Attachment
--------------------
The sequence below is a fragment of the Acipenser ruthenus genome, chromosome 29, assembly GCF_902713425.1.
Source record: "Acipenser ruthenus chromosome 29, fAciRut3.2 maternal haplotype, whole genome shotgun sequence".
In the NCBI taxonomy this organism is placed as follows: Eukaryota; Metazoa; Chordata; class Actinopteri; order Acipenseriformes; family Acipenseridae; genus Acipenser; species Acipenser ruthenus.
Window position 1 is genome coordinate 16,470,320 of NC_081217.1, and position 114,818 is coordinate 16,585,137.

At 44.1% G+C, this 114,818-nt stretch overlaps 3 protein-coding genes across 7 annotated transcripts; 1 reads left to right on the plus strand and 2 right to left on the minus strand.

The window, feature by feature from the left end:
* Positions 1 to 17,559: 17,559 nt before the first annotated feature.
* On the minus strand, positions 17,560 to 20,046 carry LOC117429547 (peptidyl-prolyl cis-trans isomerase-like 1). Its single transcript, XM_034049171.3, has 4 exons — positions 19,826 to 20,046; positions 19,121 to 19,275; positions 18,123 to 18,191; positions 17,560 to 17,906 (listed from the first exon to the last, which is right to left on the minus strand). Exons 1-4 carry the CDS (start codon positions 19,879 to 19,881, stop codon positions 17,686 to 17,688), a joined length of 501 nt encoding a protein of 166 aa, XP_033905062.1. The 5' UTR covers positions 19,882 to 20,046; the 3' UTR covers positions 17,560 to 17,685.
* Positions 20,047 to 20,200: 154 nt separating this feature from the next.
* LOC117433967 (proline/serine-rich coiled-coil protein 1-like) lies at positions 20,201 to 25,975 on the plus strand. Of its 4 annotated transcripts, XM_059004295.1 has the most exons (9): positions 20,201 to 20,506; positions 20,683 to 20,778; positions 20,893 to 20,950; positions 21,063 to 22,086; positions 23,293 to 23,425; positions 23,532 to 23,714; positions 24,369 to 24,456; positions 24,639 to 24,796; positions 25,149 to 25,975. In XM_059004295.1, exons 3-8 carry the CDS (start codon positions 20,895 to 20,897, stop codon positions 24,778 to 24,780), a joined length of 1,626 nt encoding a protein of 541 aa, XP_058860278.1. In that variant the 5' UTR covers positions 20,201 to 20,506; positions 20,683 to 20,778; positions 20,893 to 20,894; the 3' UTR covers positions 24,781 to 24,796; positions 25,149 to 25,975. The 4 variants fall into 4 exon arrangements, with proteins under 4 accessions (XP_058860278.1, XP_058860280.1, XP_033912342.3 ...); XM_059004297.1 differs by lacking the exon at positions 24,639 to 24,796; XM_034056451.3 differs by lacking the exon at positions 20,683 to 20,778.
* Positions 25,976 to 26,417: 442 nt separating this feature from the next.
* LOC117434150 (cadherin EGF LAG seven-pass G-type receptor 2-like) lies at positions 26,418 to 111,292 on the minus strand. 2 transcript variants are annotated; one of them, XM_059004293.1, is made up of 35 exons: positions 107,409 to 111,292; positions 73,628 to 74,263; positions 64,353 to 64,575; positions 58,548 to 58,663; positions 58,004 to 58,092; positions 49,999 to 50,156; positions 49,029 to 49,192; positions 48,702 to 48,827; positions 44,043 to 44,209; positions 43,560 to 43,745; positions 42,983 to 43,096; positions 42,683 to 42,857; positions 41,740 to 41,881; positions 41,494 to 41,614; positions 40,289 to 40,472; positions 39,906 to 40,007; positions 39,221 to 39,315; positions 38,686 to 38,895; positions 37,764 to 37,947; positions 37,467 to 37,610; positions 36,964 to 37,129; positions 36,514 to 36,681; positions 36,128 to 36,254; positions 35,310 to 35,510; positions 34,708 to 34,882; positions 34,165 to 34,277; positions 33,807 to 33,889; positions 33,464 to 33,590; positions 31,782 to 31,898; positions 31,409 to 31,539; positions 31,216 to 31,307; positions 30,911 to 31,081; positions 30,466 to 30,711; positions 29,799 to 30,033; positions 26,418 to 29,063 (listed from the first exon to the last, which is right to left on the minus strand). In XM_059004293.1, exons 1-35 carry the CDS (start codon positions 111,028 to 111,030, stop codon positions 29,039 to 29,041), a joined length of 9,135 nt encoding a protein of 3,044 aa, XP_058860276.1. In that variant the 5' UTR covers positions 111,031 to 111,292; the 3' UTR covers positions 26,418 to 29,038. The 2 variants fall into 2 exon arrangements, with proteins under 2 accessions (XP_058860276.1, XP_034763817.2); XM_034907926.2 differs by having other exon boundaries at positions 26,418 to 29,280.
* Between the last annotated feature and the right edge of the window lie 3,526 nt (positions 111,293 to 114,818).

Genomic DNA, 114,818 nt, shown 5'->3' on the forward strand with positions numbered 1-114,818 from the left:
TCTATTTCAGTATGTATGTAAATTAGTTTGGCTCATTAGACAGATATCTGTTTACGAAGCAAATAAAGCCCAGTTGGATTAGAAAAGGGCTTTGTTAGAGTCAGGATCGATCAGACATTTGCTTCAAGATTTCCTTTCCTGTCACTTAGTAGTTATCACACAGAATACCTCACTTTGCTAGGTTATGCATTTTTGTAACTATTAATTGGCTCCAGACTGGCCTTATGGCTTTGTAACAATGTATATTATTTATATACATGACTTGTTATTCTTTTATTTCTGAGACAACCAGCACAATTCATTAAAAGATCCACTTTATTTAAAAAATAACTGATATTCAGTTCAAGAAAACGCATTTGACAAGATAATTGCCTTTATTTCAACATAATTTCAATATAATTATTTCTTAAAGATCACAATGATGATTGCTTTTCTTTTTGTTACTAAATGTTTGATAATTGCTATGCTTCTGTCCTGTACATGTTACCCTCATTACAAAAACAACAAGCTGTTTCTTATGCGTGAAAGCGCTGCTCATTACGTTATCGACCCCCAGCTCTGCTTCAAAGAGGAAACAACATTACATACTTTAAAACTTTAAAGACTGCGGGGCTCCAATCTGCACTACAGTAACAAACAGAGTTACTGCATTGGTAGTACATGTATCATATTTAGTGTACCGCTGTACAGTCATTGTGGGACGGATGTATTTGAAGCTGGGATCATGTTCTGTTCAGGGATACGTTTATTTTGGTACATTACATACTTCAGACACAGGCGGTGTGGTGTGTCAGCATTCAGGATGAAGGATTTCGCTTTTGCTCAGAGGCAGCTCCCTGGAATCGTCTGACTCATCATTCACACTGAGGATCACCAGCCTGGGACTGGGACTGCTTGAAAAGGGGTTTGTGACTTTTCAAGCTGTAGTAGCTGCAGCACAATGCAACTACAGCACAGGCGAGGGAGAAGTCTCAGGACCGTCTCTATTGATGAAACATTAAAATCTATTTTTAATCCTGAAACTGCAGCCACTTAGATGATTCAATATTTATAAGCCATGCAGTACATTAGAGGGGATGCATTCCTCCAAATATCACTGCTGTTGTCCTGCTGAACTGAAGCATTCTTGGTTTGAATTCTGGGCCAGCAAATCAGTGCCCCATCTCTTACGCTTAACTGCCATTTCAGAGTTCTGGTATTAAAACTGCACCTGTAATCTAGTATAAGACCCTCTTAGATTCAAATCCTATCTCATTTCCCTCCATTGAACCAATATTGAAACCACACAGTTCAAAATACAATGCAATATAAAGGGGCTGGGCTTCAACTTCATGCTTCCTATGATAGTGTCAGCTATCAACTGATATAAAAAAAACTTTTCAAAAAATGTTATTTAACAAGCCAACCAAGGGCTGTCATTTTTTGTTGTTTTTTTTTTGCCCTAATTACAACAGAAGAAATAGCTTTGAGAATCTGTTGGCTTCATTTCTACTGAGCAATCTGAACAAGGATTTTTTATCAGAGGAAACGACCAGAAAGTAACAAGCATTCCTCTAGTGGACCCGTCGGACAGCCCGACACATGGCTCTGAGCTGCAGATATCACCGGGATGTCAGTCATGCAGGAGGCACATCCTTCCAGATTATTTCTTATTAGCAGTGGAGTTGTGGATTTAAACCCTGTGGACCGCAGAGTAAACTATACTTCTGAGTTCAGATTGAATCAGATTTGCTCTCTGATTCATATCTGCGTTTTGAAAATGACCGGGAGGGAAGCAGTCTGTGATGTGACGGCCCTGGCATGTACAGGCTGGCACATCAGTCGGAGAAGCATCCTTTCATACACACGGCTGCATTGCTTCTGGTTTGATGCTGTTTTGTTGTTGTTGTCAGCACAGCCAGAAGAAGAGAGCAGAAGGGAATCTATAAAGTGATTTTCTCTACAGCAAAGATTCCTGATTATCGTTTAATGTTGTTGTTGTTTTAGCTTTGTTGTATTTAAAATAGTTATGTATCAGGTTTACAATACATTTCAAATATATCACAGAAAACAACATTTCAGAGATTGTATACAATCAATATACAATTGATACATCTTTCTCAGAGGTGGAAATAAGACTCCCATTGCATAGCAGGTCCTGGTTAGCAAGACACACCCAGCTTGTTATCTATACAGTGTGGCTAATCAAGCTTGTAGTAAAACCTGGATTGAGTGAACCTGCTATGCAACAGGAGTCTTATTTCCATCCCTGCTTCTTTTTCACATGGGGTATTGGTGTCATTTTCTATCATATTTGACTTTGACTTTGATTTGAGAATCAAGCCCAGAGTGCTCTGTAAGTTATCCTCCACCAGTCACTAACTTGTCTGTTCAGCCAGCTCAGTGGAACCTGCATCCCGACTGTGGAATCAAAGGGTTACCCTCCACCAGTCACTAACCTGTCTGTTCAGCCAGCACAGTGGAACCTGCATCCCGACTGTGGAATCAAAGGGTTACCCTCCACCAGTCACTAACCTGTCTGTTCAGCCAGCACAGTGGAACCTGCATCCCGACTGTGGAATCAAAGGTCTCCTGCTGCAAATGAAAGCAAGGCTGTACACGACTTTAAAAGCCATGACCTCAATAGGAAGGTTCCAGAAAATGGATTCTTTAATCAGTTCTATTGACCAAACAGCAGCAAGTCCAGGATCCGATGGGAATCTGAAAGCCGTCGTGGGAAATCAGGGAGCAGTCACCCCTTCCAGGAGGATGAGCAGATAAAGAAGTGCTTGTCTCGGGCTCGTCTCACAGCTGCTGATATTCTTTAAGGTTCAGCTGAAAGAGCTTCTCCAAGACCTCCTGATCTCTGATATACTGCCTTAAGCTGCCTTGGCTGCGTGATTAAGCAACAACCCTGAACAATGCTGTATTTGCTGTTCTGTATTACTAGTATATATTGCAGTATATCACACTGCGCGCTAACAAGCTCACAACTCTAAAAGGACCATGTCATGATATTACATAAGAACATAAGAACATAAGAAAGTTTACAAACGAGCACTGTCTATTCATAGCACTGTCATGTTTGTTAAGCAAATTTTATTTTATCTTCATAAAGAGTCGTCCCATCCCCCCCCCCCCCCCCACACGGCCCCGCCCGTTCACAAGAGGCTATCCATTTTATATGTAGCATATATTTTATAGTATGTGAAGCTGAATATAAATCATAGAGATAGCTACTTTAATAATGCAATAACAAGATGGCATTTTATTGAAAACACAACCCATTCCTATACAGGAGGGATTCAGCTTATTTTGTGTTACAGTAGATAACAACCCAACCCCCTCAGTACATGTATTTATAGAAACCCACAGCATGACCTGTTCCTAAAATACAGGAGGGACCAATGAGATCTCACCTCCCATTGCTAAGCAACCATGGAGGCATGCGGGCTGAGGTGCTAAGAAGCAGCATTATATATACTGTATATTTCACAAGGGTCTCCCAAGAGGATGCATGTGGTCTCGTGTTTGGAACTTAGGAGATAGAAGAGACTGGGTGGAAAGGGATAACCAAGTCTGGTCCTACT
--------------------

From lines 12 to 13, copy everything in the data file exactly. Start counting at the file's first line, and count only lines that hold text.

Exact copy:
* LOC117434150 (cadherin EGF LAG seven-pass G-type receptor 2-like) lies at positions 26,418 to 111,292 on the minus strand. 2 transcript variants are annotated; one of them, XM_059004293.1, is made up of 35 exons: positions 107,409 to 111,292; positions 73,628 to 74,263; positions 64,353 to 64,575; positions 58,548 to 58,663; positions 58,004 to 58,092; positions 49,999 to 50,156; positions 49,029 to 49,192; positions 48,702 to 48,827; positions 44,043 to 44,209; positions 43,560 to 43,745; positions 42,983 to 43,096; positions 42,683 to 42,857; positions 41,740 to 41,881; positions 41,494 to 41,614; positions 40,289 to 40,472; positions 39,906 to 40,007; positions 39,221 to 39,315; positions 38,686 to 38,895; positions 37,764 to 37,947; positions 37,467 to 37,610; positions 36,964 to 37,129; positions 36,514 to 36,681; positions 36,128 to 36,254; positions 35,310 to 35,510; positions 34,708 to 34,882; positions 34,165 to 34,277; positions 33,807 to 33,889; positions 33,464 to 33,590; positions 31,782 to 31,898; positions 31,409 to 31,539; positions 31,216 to 31,307; positions 30,911 to 31,081; positions 30,466 to 30,711; positions 29,799 to 30,033; positions 26,418 to 29,063 (listed from the first exon to the last, which is right to left on the minus strand). In XM_059004293.1, exons 1-35 carry the CDS (start codon positions 111,028 to 111,030, stop codon positions 29,039 to 29,041), a joined length of 9,135 nt encoding a protein of 3,044 aa, XP_058860276.1. In that variant the 5' UTR covers positions 111,031 to 111,292; the 3' UTR covers positions 26,418 to 29,038. The 2 variants fall into 2 exon arrangements, with proteins under 2 accessions (XP_058860276.1, XP_034763817.2); XM_034907926.2 differs by having other exon boundaries at positions 26,418 to 29,280.
* Between the last annotated feature and the right edge of the window lie 3,526 nt (positions 111,293 to 114,818).